When is the last time your organisation updated its password policy or sent out guidance to employees around creating safe and secure passwords? It’s been a year since we last updated our guidance on creating safe and secure passwords, so we thought it’s about time for our 2020 edition of “how to keep your accounts secure”. Specifcally, we’ll be looking at current best practice for creating passwords & passphrases and how to leverage multi-factor authentication.Read more
Just a few years ago, if you asked someone how to create a safe password, most people would all say the same thing: Use a mixture of upper- and lower-case letters, symbols and numbers so that it’s too complex for hackers to guess, and you should be safe.
Fast-forward to 2019, however, and you will find more and more people recommending that you use a ‘passphrase’ instead. But what is a passphrase, and why are experts all recommending we use them instead of the traditional password?
There are two main reasons that passwords are becoming outdated – cyber criminals using increasingly sophisticated tools to crack them, and plain old human error when people create them.Read more
Another day, another data breach, it seems. On Friday, Quora became aware of an incident involving an “unauthorised third party” accessing data from 100 million users of the Q&A platform, and yesterday it began to notify users in an attempt to contain the incident. Quora Tweeted late last night, “We have discovered that some user data was compromised by unauthorized access to our systems. We’ve taken steps to ensure that the situation is contained and are notifying affected users. Protecting your information is our top priority” and directed users to a blog post with further information.
“It is our responsibility to make sure things like this don’t happen, and we failed to meet that responsibility”
– Quora CEO Adam D’Angelo
NIST is the US National Institute of Standards and Technology, and back in 2003, a password primer was written by one of its managers that put forward recommendations, many of which became the rules we have now. Special characters, mixture of upper and lower case letters, regular password changes – these have all been adopted into ‘best practice’ for password security since NIST made these recommendations. Now, however, these complexity guidelines and regular password changes have been repeatedly proven by experts to actually be less secure for companies, due to the work-arounds humans put in place to make remembering password easier. NIST thankfully have released their mistake and have provided updated best practice standards for password security. Why the sudden change of heart, you may ask? Well, over a billion passwords a year are breached by cyber criminals, and the data obtained shows that when presented with a long list of password criteria, people tend to try something basic first and then just tweak it until it fits. For example, ‘password’ becomes ‘Password1’, which may be more mathematically secure, but can be easily guessed instead.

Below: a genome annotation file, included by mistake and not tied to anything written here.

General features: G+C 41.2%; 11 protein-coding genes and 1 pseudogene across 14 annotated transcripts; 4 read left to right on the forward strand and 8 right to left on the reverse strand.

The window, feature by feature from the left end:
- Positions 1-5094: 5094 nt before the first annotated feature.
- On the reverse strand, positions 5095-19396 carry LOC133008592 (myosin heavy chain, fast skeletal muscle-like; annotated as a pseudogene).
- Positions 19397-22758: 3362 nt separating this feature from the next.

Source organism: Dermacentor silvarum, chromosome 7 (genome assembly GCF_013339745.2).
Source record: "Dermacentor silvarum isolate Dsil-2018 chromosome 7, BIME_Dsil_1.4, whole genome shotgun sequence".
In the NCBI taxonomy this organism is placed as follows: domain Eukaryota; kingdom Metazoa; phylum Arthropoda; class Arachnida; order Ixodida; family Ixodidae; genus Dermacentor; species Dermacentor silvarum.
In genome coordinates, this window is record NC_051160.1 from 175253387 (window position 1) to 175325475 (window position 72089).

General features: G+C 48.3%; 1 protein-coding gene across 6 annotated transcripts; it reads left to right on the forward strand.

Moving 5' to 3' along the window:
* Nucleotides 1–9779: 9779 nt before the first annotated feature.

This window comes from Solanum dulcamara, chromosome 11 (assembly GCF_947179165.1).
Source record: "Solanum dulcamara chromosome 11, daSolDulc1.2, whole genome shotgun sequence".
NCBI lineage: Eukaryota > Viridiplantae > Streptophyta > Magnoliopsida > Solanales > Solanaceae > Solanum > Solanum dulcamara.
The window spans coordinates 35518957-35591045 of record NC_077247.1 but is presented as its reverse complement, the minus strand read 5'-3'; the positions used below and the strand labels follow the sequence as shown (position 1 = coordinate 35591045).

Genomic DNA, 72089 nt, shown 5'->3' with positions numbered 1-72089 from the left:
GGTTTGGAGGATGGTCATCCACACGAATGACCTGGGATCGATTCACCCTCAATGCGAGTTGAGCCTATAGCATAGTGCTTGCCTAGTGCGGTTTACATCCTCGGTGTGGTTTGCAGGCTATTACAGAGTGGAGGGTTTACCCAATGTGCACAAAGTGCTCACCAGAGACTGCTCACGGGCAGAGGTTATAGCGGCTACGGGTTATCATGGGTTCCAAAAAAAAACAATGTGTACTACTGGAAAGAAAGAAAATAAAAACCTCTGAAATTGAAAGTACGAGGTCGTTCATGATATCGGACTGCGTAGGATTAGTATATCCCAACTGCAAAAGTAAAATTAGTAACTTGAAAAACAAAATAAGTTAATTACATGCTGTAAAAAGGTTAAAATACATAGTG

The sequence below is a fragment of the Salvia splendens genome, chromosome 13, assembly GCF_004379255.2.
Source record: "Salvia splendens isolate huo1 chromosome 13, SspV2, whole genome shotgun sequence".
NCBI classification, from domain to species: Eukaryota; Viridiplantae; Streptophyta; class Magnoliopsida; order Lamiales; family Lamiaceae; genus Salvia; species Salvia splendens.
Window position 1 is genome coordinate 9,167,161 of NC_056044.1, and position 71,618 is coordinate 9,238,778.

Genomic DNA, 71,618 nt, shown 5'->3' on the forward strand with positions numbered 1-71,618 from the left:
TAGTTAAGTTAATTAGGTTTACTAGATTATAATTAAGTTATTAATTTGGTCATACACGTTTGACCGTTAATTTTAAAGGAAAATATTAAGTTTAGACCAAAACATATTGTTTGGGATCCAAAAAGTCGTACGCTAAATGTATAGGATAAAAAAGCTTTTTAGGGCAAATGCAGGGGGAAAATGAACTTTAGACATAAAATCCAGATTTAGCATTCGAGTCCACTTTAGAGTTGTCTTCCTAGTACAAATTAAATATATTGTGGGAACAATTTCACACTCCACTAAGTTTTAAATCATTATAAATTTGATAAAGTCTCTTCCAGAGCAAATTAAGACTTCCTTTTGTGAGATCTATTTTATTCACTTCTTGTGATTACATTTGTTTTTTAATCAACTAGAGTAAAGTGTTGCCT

Previously established guidelines are mostly being discarded, in favour of rules that simplify passwords for the user
No one looks forward to those mandatory password changes every few months, as it can be incredibly frustrating to constantly think of new passwords with the right mixture of capital letters, special characters and numbers. In fact, many people try to simplify the process by using a variation of their previous password – ‘Password1’ becomes ‘Password2’, and so on. In fact, the entire basis for issuing new guidelines stems from one simple fact; people can’t remember all the passwords that they have been forced to create, ultimately causing them to create less secure passwords than if they didn’t have to adhere to the guidelines in the first place. So with all that in mind, here’s a breakdown of the new best practices and why they’re easier and more secure: